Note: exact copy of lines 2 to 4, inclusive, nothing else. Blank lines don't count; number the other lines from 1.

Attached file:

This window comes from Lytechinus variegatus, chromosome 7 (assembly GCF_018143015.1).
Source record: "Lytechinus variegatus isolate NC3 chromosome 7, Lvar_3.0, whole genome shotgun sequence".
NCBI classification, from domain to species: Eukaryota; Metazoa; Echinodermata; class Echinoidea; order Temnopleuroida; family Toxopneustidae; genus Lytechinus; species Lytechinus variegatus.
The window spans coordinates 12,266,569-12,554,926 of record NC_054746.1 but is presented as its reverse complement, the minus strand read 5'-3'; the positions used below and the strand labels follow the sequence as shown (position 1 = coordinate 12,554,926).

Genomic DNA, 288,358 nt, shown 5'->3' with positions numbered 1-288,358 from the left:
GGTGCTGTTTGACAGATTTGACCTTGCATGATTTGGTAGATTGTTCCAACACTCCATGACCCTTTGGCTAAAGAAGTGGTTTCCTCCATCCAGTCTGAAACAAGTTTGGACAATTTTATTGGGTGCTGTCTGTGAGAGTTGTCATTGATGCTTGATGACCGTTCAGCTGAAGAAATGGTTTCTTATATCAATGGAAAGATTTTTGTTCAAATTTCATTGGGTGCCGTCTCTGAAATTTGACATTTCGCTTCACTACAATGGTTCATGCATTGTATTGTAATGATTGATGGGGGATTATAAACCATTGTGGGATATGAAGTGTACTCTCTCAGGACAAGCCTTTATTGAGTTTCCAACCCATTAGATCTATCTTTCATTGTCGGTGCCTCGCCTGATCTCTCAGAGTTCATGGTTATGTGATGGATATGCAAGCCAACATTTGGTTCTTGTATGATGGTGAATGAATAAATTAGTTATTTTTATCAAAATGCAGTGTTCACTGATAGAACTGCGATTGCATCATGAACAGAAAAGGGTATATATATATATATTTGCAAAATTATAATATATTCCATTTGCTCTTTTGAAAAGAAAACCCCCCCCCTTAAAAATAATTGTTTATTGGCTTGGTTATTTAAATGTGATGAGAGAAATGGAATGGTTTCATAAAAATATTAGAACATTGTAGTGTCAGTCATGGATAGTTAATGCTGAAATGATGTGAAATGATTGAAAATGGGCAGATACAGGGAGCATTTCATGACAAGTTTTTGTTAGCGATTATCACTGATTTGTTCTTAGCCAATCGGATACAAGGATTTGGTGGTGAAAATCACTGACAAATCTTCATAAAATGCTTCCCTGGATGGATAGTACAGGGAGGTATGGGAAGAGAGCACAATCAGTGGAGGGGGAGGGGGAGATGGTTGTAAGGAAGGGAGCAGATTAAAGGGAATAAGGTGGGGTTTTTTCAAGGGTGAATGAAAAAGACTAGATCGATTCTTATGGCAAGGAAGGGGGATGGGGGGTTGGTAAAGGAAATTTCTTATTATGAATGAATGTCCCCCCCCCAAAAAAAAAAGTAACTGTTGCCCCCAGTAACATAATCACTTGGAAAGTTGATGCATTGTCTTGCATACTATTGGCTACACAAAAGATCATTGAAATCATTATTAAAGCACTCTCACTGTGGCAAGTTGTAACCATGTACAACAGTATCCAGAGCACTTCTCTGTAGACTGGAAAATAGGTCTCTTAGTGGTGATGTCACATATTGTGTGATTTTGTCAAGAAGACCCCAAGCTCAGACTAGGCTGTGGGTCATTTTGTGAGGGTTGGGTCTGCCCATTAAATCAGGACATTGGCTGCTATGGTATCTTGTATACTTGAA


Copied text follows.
Source record: "Lytechinus variegatus isolate NC3 chromosome 7, Lvar_3.0, whole genome shotgun sequence".
NCBI classification, from domain to species: Eukaryota; Metazoa; Echinodermata; class Echinoidea; order Temnopleuroida; family Toxopneustidae; genus Lytechinus; species Lytechinus variegatus.
The window spans coordinates 12,266,569-12,554,926 of record NC_054746.1 but is presented as its reverse complement, the minus strand read 5'-3'; the positions used below and the strand labels follow the sequence as shown (position 1 = coordinate 12,554,926).